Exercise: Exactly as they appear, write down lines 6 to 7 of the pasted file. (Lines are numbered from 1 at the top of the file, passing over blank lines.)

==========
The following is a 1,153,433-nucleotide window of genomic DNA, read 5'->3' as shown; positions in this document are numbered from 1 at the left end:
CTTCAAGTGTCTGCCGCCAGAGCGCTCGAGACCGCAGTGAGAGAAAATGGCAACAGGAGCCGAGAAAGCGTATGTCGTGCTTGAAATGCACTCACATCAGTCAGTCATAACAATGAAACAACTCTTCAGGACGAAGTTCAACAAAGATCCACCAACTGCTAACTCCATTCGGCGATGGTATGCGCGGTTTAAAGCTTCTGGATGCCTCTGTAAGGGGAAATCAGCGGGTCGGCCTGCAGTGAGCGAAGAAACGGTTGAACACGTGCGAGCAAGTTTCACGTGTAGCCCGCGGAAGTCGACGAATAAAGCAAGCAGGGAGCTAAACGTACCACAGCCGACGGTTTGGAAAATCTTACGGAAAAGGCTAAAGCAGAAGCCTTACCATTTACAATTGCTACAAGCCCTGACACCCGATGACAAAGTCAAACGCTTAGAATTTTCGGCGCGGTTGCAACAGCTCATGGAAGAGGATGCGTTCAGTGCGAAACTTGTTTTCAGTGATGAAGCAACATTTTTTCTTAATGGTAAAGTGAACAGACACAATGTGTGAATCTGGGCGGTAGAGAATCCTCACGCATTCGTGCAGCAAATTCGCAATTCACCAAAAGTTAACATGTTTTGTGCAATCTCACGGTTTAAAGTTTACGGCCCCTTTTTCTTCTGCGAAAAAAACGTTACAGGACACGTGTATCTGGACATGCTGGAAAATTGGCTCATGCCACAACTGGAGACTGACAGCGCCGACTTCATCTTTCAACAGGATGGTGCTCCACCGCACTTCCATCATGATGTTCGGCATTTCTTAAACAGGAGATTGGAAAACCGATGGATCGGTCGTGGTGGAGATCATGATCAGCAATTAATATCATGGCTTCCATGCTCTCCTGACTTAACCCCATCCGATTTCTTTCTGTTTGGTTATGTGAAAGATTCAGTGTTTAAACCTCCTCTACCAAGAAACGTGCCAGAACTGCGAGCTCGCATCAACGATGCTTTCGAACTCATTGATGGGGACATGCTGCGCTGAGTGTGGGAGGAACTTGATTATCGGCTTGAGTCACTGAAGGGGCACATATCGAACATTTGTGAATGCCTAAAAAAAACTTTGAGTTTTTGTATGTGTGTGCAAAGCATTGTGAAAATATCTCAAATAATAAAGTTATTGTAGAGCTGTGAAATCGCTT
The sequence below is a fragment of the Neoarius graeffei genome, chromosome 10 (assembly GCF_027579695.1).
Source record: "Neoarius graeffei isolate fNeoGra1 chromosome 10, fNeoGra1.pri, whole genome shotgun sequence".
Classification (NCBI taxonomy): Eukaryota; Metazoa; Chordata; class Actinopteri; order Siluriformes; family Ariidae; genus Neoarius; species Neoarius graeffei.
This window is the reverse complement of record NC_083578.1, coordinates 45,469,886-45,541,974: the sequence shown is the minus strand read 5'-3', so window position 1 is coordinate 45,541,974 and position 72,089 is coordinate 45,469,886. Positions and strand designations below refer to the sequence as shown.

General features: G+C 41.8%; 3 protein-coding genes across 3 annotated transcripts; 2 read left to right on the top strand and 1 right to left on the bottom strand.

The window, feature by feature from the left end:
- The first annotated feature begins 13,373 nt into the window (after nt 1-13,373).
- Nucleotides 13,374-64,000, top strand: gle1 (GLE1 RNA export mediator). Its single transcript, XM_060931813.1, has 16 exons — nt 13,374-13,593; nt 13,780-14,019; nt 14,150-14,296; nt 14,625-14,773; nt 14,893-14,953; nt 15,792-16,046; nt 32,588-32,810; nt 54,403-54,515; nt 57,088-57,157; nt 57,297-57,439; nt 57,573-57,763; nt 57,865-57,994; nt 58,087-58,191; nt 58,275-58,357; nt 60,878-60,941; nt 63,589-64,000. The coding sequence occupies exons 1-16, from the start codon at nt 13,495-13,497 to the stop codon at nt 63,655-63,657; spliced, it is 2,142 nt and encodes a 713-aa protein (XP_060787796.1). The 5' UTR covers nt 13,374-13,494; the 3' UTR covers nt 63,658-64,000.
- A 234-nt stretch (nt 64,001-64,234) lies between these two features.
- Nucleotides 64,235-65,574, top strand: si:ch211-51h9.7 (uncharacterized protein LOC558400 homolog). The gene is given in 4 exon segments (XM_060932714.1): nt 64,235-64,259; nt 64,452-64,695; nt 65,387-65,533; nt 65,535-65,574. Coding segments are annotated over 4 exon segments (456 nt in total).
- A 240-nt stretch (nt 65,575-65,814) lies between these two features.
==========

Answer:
This window is the reverse complement of record NC_083578.1, coordinates 45,469,886-45,541,974: the sequence shown is the minus strand read 5'-3', so window position 1 is coordinate 45,541,974 and position 72,089 is coordinate 45,469,886. Positions and strand designations below refer to the sequence as shown.

General features: G+C 41.8%; 3 protein-coding genes across 3 annotated transcripts; 2 read left to right on the top strand and 1 right to left on the bottom strand.